hyaline membranes
eosinophlic membranous structures lining alveolar wall; characteristic of both ARDS and NRDS
common description of pt with spontaneous PTX
tall, slender men 20-40 yo
bronchial obstruction vs pneumothorax: tracheal deviation
both have tracheal deviation; in PTX, trachecial deviation AWAY from lesion; in bronchial OBSTRUCTION, tracheal devation TOWARD lesion
increased Reid index
chronic BRONCHITIS (persistent irritation --> hyperplasia of goblet cells and submucosal glands)
what does "blue bloater" mean
BRONCHITIS: blue = cyanosis, bloater = peripheral edema from pulmHTN and RV overload (cor pulmonale)
what does "pink puffer" mean
EMPHYSEMA: pink = not cyanotic (PaO2 ~ nl); puffer = hypervent
3 MCC hemoptysis
TB, malignancy, Goodpasture
honeycomb lung
idiopathic pulmonary fibrosis
silicosis seen in what occupations?
mining, stone cutting, glass production (inhaled silica dust --> macrophages -> alveolar damage, scarring)
immune response in typical vs atypical pneumo
TYPICAL: PMNs, fibrin, RBCs (sputum = bac + PMNs); ATYPICAL: T cells and macrophages (intracellular orgs --> no sputum)
pneumo in dairy workers
coxiella burnetti
fungal ball of hyphae in preexisting lung cavity
aspergilloma (aspergillus)
most common location of TB
PRIMARY: upper lower lobe or lower upper lobe; SECONDARY: apical
rifampin interactions with other drugs
rifampin INDUCES p450, so it REDUCES HALF LIFE of: {oral contraceptives, warfarin, digitoxin, ketoconazole, propanalol, prednsione}
causes of viral rhinitis
Rhinovirus, coronavirus, adenovirus, parainfluenza virus
mech of action of streptomycin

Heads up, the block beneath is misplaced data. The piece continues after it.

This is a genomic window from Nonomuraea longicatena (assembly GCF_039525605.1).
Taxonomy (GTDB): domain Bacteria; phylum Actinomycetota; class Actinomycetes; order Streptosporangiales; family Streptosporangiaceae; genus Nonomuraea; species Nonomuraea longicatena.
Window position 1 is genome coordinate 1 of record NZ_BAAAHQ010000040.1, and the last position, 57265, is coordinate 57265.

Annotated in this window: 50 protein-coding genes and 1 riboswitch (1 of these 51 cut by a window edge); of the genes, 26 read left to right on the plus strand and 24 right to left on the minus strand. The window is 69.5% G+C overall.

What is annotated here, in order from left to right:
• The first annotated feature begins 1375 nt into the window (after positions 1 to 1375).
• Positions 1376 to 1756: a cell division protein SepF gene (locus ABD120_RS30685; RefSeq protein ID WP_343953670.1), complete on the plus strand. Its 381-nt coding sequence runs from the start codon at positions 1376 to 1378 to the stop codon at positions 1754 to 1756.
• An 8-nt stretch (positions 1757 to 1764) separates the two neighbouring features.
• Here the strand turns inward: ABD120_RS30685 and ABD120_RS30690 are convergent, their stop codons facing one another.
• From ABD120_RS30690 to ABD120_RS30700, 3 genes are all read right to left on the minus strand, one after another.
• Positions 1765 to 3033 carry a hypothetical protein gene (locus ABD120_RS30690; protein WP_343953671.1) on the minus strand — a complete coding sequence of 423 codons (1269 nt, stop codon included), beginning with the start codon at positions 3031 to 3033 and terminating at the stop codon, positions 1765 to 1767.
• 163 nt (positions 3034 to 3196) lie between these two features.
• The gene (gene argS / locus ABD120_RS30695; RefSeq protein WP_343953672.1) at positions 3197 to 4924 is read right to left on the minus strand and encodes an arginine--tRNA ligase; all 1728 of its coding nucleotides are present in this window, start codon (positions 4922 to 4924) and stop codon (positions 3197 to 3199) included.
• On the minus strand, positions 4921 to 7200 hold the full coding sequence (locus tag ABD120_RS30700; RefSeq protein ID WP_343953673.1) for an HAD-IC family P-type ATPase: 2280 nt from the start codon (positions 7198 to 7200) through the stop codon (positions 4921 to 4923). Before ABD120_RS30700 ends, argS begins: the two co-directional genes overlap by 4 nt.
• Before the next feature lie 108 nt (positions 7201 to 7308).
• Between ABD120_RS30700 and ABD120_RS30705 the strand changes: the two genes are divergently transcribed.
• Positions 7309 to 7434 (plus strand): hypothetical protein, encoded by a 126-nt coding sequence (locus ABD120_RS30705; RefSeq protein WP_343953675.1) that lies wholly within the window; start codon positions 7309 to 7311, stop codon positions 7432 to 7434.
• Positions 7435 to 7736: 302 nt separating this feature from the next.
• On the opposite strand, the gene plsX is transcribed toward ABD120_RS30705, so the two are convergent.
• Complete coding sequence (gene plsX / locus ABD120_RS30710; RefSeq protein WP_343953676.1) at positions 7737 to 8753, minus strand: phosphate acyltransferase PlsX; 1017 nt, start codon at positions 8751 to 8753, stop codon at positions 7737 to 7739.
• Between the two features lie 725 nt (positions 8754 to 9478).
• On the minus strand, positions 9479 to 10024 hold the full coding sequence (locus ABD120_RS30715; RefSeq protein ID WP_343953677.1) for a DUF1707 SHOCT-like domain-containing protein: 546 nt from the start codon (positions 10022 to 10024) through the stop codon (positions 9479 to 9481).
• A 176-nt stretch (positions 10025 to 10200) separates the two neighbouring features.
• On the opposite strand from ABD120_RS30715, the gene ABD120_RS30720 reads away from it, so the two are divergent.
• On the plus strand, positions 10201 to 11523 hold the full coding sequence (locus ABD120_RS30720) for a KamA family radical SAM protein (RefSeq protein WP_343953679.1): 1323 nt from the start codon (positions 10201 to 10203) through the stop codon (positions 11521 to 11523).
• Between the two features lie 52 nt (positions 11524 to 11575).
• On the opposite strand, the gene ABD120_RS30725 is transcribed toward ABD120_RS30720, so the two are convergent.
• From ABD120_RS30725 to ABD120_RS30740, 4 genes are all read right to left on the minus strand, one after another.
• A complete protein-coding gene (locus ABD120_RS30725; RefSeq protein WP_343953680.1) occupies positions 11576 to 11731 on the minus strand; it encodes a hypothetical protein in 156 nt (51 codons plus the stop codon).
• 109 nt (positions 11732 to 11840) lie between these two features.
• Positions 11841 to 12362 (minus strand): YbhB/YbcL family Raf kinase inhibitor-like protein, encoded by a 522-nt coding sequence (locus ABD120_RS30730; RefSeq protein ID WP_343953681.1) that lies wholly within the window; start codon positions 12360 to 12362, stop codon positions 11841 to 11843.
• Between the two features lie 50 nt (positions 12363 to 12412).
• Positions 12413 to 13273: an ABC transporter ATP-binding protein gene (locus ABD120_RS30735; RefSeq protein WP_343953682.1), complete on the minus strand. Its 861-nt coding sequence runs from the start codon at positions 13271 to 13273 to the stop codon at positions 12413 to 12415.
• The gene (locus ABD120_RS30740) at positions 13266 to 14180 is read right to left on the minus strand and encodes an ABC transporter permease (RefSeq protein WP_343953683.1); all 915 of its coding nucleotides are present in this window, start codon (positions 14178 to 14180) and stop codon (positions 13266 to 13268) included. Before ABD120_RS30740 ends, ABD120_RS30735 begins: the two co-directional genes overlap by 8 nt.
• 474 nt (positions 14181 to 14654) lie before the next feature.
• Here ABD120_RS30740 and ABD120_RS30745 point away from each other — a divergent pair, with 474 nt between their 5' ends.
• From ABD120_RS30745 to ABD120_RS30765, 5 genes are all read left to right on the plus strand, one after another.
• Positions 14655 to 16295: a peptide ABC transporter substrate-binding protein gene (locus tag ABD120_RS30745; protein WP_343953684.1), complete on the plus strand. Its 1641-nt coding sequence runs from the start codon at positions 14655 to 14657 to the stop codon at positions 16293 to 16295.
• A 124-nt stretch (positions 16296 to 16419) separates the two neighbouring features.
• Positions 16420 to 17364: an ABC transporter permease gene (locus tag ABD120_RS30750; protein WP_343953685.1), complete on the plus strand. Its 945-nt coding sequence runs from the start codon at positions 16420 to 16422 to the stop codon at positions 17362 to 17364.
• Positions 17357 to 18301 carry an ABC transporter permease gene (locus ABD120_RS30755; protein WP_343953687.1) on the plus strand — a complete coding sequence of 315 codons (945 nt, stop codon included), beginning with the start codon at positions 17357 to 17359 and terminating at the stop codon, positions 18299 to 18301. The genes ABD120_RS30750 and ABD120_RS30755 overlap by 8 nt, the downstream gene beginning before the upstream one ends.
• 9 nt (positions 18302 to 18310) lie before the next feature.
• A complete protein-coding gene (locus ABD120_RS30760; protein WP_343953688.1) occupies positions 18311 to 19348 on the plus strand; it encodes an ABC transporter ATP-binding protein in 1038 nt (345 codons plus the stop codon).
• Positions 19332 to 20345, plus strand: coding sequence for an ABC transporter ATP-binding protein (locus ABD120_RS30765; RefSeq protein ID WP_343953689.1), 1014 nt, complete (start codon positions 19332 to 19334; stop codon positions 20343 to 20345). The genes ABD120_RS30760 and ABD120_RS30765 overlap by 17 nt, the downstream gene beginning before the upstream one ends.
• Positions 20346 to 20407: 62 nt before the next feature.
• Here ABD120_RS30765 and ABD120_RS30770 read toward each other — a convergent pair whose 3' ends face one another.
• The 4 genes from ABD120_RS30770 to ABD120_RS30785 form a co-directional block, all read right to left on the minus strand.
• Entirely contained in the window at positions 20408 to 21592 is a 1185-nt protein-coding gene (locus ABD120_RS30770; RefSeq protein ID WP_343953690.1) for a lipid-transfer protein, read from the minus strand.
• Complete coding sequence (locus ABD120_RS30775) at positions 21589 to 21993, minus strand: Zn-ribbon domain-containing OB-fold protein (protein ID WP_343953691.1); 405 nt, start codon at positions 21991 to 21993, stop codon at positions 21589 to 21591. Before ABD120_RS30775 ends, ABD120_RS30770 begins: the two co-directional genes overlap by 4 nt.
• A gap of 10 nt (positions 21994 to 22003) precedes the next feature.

same as aminoglycosides (--| initiation of ribosomal complex)
reid index
(thickness of mucous gland layer) / (thickness of bronchial wall between resp epithelium and bronchial cartilage) ==> measure of MUCOUS GLAND ENLARGEMENT, increased in CHRONIC BRONCHITIS
MCC cause and site of lung abscess
cause: aspiration; site: right lung (right bronchus is straighter than left), lower lobe if standing during aspiration, posterior if supine
immune response to TB
macrophage phagocytosis --> Ag presentation to CD4+ TH1 cells --> stim macrophages --> kill M.TB, form Langerhans giant cells
most common side effect of inhaled steroids
oral candidiasis (risne mouth to prevent)
epithelium of respiratory tree
pseudostratified ciliated columnar until respiratory bronchioles --> simple cuboidal ciliated until alveoli --> no cilia in alveolar sacs / terminal alveolar ducts
chronic obstructive disease with recurrent resp infections
chronic bronchitis
sweating in CF vs normal person
in normal people, CFTR makes sweat hypotonic (pulls Na/Cl back from isotonic sweat); this creates hypertonic volume loss in which ECF loss is compensated for by redistribution from ICF; in pts with CF, lack of CFTR causes secretion of isotonic sweat --> exclusively extracellular volume contraction --> hypovolemia, severe hypotension
minute ventilation vs alveolar ventilation
minute ventilation includes dead space, alveolar ventilation does not
source of gastrin, location
G cells in stomach/duodeneum
common locations of gastrinoma (zollinger-ellison syndrome)
pancreas (MEN I), duodenum